Die Resultate dieser Arbeit führen zu einem besseren Verständnis der Interaktion von Weizen und krankheitserregenden Pilzen. Die Erkenntnisse zum Resistenzgen Lr34 können in der Pflanzenzüchtung vielfältig genutzt werden und können zu verbesserten Ernteerträgen und reduziertem Einsatz von Fungiziden beitragen. Die Untersuchung von Wirkungsmechanismen pflanzlicher Resistenzen ist weltweit ein sehr aktives Forschungsgebiet.

Inhalt und Ziel des Forschungsprojektes

Direct link to Lay Summary Last update: 06.01.2015

Responsible applicant and co-applicants

Publications

Scientific events

Active participation

Title Type of contribution Title of article or contribution Date Place Persons involved
Botanikertagung 2015 Poster Investigating the metabolome of Poaceae plants displaying a durable anti-fungal resistance phenotype 30.08.2015 Freising, Germany Bucher Rahel;


Associated projects

Number Title Start Funding scheme
127061 Molecular analysis of both broad-spectrum and specific fungal disease resistance in wheat 01.01.2010 Project funding
154694 Functional characterization of broad-spectrum disease resistance in cereals 01.01.2015 Ambizione

Abstract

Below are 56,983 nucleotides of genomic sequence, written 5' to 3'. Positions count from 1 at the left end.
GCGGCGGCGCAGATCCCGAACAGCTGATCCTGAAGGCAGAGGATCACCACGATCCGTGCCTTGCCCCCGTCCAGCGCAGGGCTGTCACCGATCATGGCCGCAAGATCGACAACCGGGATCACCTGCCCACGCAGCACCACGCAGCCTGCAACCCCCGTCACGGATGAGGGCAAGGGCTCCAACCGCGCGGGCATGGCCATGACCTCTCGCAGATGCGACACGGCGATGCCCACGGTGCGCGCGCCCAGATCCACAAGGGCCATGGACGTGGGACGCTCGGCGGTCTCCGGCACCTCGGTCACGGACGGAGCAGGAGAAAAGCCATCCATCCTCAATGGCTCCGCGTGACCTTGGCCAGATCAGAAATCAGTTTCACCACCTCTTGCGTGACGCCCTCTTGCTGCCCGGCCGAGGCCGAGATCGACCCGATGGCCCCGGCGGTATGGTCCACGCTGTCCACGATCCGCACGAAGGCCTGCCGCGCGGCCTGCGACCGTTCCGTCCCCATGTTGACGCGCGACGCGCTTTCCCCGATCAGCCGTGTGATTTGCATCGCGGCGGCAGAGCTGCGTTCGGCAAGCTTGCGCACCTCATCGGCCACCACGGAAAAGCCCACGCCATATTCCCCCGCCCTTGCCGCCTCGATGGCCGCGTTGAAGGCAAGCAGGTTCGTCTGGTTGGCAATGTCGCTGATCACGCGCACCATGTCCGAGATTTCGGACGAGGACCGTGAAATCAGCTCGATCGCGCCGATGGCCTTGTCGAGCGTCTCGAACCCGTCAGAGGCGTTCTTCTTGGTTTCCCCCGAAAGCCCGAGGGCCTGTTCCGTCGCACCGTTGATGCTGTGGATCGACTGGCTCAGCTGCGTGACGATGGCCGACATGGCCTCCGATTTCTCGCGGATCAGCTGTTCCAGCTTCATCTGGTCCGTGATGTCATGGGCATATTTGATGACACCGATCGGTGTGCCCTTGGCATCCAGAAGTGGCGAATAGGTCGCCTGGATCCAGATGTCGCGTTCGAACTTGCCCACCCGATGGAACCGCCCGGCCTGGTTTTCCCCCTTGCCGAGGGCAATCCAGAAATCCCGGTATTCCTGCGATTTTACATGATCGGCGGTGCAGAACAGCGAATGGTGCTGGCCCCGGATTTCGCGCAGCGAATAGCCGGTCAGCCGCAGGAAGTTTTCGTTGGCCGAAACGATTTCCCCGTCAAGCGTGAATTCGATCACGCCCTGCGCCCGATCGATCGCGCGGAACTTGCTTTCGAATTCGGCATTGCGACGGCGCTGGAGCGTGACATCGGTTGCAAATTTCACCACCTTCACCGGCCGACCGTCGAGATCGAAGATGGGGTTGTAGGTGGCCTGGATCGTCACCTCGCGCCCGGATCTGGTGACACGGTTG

The world’s population is estimated to rise up to 9-10 billion by the year 2050. To cover the increasing food demand, sustainable strategies are necessary to prevent substantial losses of crop yield caused e.g. by devastating fungal pathogens. One important strategic approach to enhance biotic stress resistance is the introduction of durable resistance genes in cereals. In particular Lr34, a durable multi-pathogen resistance gene found in wheat (Triticum aestivum), offers a promising route to defend crops against fungal pathogens. Lr34 confers durable resistance to the four major fungal pathogens leaf rust, stem rust, stripe rust and powdery mildew, and the gene is functionally transferable to other cereals (barley, rice, sorghum). However, the molecular resistance mechanism mediated by Lr34, which encodes for an ATP-binding cassette transporter, is still unknown.The hypothesis of my current research is that the Lr34-mediated resistance mechanism is based on the transport of a particular metabolite or a group of metabolites. To test this hypothesis and to gain a deeper understanding of the Lr34 resistance mechanism, I have so far applied a mass spectrometry (MS)-based non-targeted metabolomic fingerprinting approach using state-of-the-art liquid-chromatography (LC)-MS technology. This technology, however, allows monitoring of only a minor part of the whole metabolome due to its inherent methodological limitations. Thus, metabolites being potentially crucial for the elucidation of the Lr34 mediated resistance mechanism might evade identification and characterization. To obtain a more comprehensive picture of the complex interplay of the metabolites involved in the Lr34 mediated resistance mechanism, it is therefore necessary to acquire additional data that is complementary to the LC-MS data obtained with our workflow. Within this Doc.Mobility project, I plan to apply the latest and most advanced gas chromatography (GC)-MS technologies and bioinformatic tools to unravel the Lr34-mediated resistance mechanism. The presently most advanced respective workflow including infrastructure, bioinformatics tools and expertise is hosted at the Max Plank Institute of Plant Physiology (MPIMP) in Potsdam, where I intend to spend a 6 month research period in the department of Prof. Dr. Lothar Willmitzer, in the group „Systems Metabolomics“ headed by Dr. Dirk Steinhauser. Prof. Dr. Lothar Willmitzer is a worldwide recognized leading expert and pioneer in plant metabolomics, and he is the founding director of the MPIMP.GC-MS offers the main advantage of an easier and more comprehensive metabolite identification due to the extensive, highly reproducible fragmentation patterns caused by the electron impact ionization method. Aided by sophisticated software tools, such spectra can be identified by comparison with large GC-MS databases, and therefore facilitate to draw conclusions towards their biological functionality. The expertise of MPIMP will support the comparison of metabolite networks of different cereal species (barley, rice, wheat) and thus pave the way to identify the substrate(s) of Lr34.